In a recent post Pat Phelan asked the question "what's the cost of Twitter?" and then tallied up all the time he felt was being spent on twitter to give an answer to that question. His answer, in my opinion, is completely over the top in the monetary value he came to but that isn't the point of this post.
The point I want to make is related to these productivity valuations that supposedly tell us of all the money we're losing from employees who waste time at work. When I hear a calculation like that it makes me think back to a story of when I first started my current job. I was still relatively young (22) and the story involves one of my first acts in regards to the question of user productivity.
Understand that the agency I work at was growing and I was their first full time computer person so when I came on they suddenly wanted to fix all kinds of computer related grievances that had been bothering them. First on that list was the use of on-line banking and travel agencies.
I don't know why the CEO at the time had such an issue with these sites but he was absolutely convinced they were sucking up productivity at an alarming rate and wanted them banned. A little over half a decade later I like to think I'm a good enough diplomat to stop this type of thing but at the time I just wanted to impress so I went along with it.
I think one of the biggest problems people have in this world is that they don't keep their eye on what they are actually trying to accomplish and follow their actions to their logical conclusion to see if those actions achieve that goal. So in this case we banned all online banking and travel sites without asking ourselves "how will the users respond?" The users...as one might guess...just used the phone instead.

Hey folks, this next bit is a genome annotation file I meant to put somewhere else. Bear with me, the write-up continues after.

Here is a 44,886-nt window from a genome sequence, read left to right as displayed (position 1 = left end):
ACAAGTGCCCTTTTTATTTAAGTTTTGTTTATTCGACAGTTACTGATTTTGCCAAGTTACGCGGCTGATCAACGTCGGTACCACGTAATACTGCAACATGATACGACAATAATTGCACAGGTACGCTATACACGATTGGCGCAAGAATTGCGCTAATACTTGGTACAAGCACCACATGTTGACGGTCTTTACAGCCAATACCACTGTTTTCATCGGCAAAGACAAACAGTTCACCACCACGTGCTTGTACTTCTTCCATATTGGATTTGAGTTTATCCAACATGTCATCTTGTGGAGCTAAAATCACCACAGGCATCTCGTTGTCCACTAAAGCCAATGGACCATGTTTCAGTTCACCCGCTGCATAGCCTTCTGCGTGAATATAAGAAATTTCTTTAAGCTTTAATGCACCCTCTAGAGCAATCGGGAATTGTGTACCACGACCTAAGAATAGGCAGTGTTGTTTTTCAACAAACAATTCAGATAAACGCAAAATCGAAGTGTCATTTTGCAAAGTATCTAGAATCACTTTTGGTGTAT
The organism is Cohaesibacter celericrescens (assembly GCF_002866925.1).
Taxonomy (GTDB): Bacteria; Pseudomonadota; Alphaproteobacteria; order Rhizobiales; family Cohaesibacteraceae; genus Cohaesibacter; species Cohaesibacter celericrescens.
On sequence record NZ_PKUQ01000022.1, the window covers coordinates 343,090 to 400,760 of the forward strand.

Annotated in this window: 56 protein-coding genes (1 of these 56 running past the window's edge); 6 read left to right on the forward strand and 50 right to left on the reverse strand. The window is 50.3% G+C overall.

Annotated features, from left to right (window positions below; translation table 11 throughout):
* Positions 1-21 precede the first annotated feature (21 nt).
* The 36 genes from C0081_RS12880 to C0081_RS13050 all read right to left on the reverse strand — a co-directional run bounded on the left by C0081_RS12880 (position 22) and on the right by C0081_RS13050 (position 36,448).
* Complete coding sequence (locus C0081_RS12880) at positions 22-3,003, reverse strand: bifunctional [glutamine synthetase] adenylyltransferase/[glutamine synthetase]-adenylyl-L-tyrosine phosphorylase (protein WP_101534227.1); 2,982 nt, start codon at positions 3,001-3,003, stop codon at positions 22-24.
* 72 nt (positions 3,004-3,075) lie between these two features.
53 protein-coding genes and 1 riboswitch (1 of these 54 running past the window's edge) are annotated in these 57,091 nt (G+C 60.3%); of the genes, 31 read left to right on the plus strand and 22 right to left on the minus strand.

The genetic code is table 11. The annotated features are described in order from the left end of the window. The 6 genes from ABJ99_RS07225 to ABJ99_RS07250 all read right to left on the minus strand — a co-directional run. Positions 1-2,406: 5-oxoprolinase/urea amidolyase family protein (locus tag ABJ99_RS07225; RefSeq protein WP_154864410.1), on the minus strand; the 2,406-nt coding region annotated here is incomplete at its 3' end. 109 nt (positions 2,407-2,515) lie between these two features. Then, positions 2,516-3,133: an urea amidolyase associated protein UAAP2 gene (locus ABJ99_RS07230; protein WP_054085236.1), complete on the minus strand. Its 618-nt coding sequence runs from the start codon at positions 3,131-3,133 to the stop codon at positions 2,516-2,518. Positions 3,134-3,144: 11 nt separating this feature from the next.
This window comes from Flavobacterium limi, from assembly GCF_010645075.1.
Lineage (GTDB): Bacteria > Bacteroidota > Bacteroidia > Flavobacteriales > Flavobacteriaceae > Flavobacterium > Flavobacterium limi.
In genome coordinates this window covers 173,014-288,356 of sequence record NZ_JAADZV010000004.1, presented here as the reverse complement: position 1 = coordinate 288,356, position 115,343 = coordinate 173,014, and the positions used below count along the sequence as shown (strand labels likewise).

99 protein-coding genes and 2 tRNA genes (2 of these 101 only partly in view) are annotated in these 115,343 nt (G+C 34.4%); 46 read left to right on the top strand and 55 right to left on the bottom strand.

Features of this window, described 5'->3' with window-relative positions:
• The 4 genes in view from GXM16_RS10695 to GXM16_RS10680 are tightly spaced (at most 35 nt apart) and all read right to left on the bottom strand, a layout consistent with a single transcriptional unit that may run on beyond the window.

Not only did they use the phone but they took longer doing it. Banks and Travel Agencies went on line in the first place to save time on their end so it stood to reason that people now forced to use the phone would spend even more time doing the same personal tasks if cut off from the online method.
Eventually the ban was lifted and the users went back to using the web sites but the year or so that it was in place probably cost us 10s of thousands of dollars in further wasted labor, if these supposed "time wasters" were really costing that much. But here's the thing, as far as anyone can tell, there was no dip in productivity during this whole ordeal.
People are going to waste time at work but if they are good employees they're also going to spend time on work at home. Companies who try to eek out every minute of productivity from employees miss that point. From everything I've seen it really is much more effective to incentivize performance than it is to try to prevent lack of performance. There are simply too many ways to do work and too many ways to waste to truly determine how effective an employee is. Knowing what you want from an employee and letting them find a way to produce it is really the best way to get productivity.
That way you don't waste your time parsing every second of their day in a futile attempt to force them into producing something they probably would have produced had you just left them to their own devices.
Finally, on a side note, don't blame the PC. The PC provides a lot of ways for employees to waste time but so does the rest of the world. It isn't unheard of for people to simply stop working and stare at the ceiling for an hour. Trying to cut off a few time wasters (such as those on the PC) isn't going to make any difference and, in cases such as the above example, may even make things worse.